vehicles later) I found it may be in my best interest to change and for the
    last 14 years I have been very satisfied. Have bought cars from 3 different
    carmakers and all gave better service overall than 30 years of brand X. Still
    have a Mazda 626 V6 thats 8 years old and has only been in the shop several
    times for minor stuff, over 150k miles excellent little car. Just bought the wife a
    new Sonata SE V6 so far fantastic automobile, 15000k miles the smoothest
    running easyest handling car I have ever owned and the MPG/HP rating is by
    far the best also. I plan on being a long time owner of these 2 brands and I
    also will keep shopping the best deal, I don't always have to be a "hardazz"
    to buy, sometimes a sensible fare offer is all thats needed, both sides are
    happy.

    I actually get called "HARDASS" most of the time but my grandchildren call
    me a big "teddybear" Happy car shopping!
  • backybacky Twin CitiesPosts: 18,682
    Yes, a one-owner (leased) car. I talked with her on the phone. Nice lady, from a rural part of WI. Loved the car, but decided to turn it in at end of lease and get something with a darker interior (this one is light grey). Said she always took good care of the car and it looks it. Just one tiny touched-up nick or I couldn't tell it from new w/o looking at the odometer. All service history was in the Carfax, including the oil changes every 3,000 miles (fairly unusual I've found)--but so was a lot of erroneous info that would lead someone to believe the car had been offered for sale about six times since new (it wasn't). I agree with other posts that Carfax has some use, but is not perfect. The car still has almost 2-1/2 years of factory warranty left on it, in case there is something amiss.
  • Yes you are correct but I will still ask to see the carfax as a source of information. How many owners did it have, was it leased? If it did have more than one owner how long did they own it. You can learn from any source of info you can get. I ask for the carfax so it does not cost me anything so its just more info that the seller may or may not tell me. There was a couple times where a dealer would not get me the carfax on a car what does that tell you? Something to hide so yes you can get burned anytime you buy a used car but the more sources of info you can get the better off you are.
  • backy:
    Looks like you got the right deal. Anytime you can talk to the prevous owner and they have no reason to stretch the truth you will get the real story. It seems like a lot of dealers around here will go to extreme mesures for the customer not to find the prevous owner. I noticed that about carfax also when it looks like it had muliple owners in a short period of time but with a little common sense you can figure it out.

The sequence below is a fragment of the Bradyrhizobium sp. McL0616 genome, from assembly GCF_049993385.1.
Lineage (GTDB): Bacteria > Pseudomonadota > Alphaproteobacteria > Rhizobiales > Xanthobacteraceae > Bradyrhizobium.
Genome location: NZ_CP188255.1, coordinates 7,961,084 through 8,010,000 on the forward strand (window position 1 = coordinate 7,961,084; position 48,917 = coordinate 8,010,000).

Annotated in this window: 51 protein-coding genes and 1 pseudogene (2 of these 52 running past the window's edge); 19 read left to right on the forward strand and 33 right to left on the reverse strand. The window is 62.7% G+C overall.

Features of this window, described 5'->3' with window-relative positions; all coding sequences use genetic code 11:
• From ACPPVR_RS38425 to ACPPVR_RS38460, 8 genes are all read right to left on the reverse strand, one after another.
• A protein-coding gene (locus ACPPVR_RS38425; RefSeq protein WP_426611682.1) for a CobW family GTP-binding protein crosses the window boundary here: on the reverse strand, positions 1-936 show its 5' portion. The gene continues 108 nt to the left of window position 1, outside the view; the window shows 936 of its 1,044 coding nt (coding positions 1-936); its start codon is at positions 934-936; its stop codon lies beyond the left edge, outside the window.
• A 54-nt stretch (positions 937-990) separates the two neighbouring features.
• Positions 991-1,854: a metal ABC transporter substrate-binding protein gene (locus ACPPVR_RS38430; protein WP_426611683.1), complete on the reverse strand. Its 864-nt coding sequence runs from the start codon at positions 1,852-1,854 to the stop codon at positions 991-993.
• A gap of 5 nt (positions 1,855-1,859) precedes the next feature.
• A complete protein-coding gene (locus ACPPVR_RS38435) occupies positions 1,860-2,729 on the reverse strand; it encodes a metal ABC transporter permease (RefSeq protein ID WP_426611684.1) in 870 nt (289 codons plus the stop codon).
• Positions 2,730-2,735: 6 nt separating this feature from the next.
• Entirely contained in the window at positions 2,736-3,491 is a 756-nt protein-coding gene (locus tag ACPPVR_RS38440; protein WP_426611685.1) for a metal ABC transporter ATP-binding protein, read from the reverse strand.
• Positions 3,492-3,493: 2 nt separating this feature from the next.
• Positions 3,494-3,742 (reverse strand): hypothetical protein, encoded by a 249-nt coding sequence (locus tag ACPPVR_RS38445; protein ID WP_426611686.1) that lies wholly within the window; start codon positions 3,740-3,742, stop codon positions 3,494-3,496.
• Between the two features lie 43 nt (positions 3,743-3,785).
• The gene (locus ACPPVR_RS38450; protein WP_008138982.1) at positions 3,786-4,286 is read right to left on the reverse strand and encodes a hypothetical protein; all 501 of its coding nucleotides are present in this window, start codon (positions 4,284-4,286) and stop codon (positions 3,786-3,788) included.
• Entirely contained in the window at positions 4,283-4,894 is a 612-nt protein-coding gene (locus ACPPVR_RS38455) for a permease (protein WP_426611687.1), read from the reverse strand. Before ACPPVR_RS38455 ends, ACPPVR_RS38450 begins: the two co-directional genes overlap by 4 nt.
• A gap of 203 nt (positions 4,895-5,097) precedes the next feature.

• m6userm6user Posts: 2,952
    "According to the United States Environmental Protection Agency, Hyundai cars averaged 30.1 miles per gallon for the 2009 model year.

    Rounding out the top five are Honda (29.7 mpg), Volkswagen (29.6), Toyota (29.4) and Kia (28.0). Naturally, we can expect all of these figures to continue rising in the coming years as every automaker strives to meet the upcoming 35.5 mpg U.S. standard for the 2016 model year."

    Looks like the new DI 4 cyl that Hyundai is putting in the '11 Sonata will up the game in this contest even more. Since that is their bread and butter car, the 35+(old 4's 32 hwy mpg + 10%) hwy mpg that is estimated should have a major effect on the company's overall efficiency. No real trucks really helps here.
  • backybacky Twin CitiesPosts: 18,682
    Don't forget the hybrid variant of the Sonata is coming also, along with a redesigned Tucson, Accent, and Elantra in the next year or so that will no longer use the old Alpha and Beta engines, but engines with greater fuel efficiency AND power. I don't expect Honda, Toyota et. al. will be sitting still though. And as you implied, Toyota's average would be much higher considering only cars and crossover SUVs.
  • berriberri Posts: 4,141
    IMHO Hyundai needs to put their focus on suspension to meet up with Camcord and even Fusion and Malibu. The Sonata just doesn't seem to ride and handle as smoothly.
  • kdhspyderkdhspyder Posts: 7,160
    Vehicle .... Nov 09 .... YTD.......vs 11/08 YTD
    Camry ..... 27400 .... 321900 .... ( 89500 )*
    Accord .... 17200 .... 261800 .... ( 88600 )
    Altima ..... 15500 .... 184900 .... ( 67000 )
    Fusion .... 13800 .... 162000 .... + 24500**
    Malibu .... 11100 .... 142200 .... ( 18700 )
    Sonata ..... 8200 .... 109500 ...... ( 1200 )***

    *Loss of Solara sales included but Venza replacement not included
    **The only midsizer to increase sales this year
    ***Close to breakeven despite a down year for the industry.

    Conclusions:
    The Fusion and Sonata have prospered this year obviously and the Malibu is doing decently given what GM went through. Fleet Sales results pending.
    The Camry lost a lot of sales but remains solidly the King of the Hill. The addition of the Venza is a big plus for the corporation as a replacement for the Solara.